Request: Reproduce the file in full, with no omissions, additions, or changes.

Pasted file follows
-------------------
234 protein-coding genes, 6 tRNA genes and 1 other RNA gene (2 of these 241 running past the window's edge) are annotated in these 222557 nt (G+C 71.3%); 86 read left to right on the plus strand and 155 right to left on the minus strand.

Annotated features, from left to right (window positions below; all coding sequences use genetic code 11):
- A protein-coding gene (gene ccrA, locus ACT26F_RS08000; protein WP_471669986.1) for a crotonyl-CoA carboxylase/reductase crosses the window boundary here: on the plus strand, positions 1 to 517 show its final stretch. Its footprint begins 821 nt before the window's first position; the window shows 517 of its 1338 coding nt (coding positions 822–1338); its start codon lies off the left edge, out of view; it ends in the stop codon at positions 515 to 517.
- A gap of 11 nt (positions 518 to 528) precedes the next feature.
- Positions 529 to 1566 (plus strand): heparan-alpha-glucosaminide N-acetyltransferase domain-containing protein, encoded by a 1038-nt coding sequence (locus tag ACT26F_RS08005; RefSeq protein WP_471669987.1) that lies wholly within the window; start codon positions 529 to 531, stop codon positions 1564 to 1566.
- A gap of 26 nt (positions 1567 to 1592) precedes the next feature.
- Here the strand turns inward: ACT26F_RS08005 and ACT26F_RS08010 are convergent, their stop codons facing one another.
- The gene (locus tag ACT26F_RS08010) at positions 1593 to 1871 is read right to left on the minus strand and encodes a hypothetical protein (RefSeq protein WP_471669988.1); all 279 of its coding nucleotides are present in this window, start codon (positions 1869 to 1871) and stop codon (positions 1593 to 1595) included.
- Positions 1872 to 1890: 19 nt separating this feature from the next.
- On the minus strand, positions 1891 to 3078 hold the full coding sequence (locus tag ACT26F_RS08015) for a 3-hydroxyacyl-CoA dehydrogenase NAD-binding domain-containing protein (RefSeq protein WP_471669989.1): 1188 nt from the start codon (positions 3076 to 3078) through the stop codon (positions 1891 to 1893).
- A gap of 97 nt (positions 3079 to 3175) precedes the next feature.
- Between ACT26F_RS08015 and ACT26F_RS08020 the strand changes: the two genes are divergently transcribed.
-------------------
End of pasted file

234 protein-coding genes, 6 tRNA genes and 1 other RNA gene (2 of these 241 running past the window's edge) are annotated in these 222557 nt (G+C 71.3%); 86 read left to right on the plus strand and 155 right to left on the minus strand.

Annotated features, from left to right (window positions below; all coding sequences use genetic code 11):
- A protein-coding gene (gene ccrA, locus ACT26F_RS08000; protein WP_471669986.1) for a crotonyl-CoA carboxylase/reductase crosses the window boundary here: on the plus strand, positions 1 to 517 show its final stretch. Its footprint begins 821 nt before the window's first position; the window shows 517 of its 1338 coding nt (coding positions 822–1338); its start codon lies off the left edge, out of view; it ends in the stop codon at positions 515 to 517.
- A gap of 11 nt (positions 518 to 528) precedes the next feature.
- Positions 529 to 1566 (plus strand): heparan-alpha-glucosaminide N-acetyltransferase domain-containing protein, encoded by a 1038-nt coding sequence (locus tag ACT26F_RS08005; RefSeq protein WP_471669987.1) that lies wholly within the window; start codon positions 529 to 531, stop codon positions 1564 to 1566.
- A gap of 26 nt (positions 1567 to 1592) precedes the next feature.
- Here the strand turns inward: ACT26F_RS08005 and ACT26F_RS08010 are convergent, their stop codons facing one another.
- The gene (locus tag ACT26F_RS08010) at positions 1593 to 1871 is read right to left on the minus strand and encodes a hypothetical protein (RefSeq protein WP_471669988.1); all 279 of its coding nucleotides are present in this window, start codon (positions 1869 to 1871) and stop codon (positions 1593 to 1595) included.
- Positions 1872 to 1890: 19 nt separating this feature from the next.
- On the minus strand, positions 1891 to 3078 hold the full coding sequence (locus tag ACT26F_RS08015) for a 3-hydroxyacyl-CoA dehydrogenase NAD-binding domain-containing protein (RefSeq protein WP_471669989.1): 1188 nt from the start codon (positions 3076 to 3078) through the stop codon (positions 1891 to 1893).
- A gap of 97 nt (positions 3079 to 3175) precedes the next feature.
- Between ACT26F_RS08015 and ACT26F_RS08020 the strand changes: the two genes are divergently transcribed.